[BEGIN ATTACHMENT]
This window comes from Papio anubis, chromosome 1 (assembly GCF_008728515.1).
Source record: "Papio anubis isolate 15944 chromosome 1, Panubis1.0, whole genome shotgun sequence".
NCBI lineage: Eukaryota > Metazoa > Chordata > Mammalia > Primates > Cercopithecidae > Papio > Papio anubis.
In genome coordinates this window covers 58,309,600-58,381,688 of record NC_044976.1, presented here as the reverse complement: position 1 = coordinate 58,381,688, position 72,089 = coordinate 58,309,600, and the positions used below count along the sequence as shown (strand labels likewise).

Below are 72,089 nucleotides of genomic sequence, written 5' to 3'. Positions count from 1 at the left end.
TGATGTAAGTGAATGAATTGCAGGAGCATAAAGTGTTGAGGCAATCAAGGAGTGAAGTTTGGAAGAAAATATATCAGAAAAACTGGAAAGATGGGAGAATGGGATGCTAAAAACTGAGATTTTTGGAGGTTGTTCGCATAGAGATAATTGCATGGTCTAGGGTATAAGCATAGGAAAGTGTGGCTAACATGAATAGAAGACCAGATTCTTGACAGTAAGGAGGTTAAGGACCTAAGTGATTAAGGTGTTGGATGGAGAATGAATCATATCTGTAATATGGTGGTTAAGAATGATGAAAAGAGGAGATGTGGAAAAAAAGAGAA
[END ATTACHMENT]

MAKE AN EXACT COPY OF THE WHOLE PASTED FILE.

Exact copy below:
This window comes from Papio anubis, chromosome 1 (assembly GCF_008728515.1).
Source record: "Papio anubis isolate 15944 chromosome 1, Panubis1.0, whole genome shotgun sequence".
NCBI lineage: Eukaryota > Metazoa > Chordata > Mammalia > Primates > Cercopithecidae > Papio > Papio anubis.
In genome coordinates this window covers 58,309,600-58,381,688 of record NC_044976.1, presented here as the reverse complement: position 1 = coordinate 58,381,688, position 72,089 = coordinate 58,309,600, and the positions used below count along the sequence as shown (strand labels likewise).

Below are 72,089 nucleotides of genomic sequence, written 5' to 3'. Positions count from 1 at the left end.
TGATGTAAGTGAATGAATTGCAGGAGCATAAAGTGTTGAGGCAATCAAGGAGTGAAGTTTGGAAGAAAATATATCAGAAAAACTGGAAAGATGGGAGAATGGGATGCTAAAAACTGAGATTTTTGGAGGTTGTTCGCATAGAGATAATTGCATGGTCTAGGGTATAAGCATAGGAAAGTGTGGCTAACATGAATAGAAGACCAGATTCTTGACAGTAAGGAGGTTAAGGACCTAAGTGATTAAGGTGTTGGATGGAGAATGAATCATATCTGTAATATGGTGGTTAAGAATGATGAAAAGAGGAGATGTGGAAAAAAAGAGAA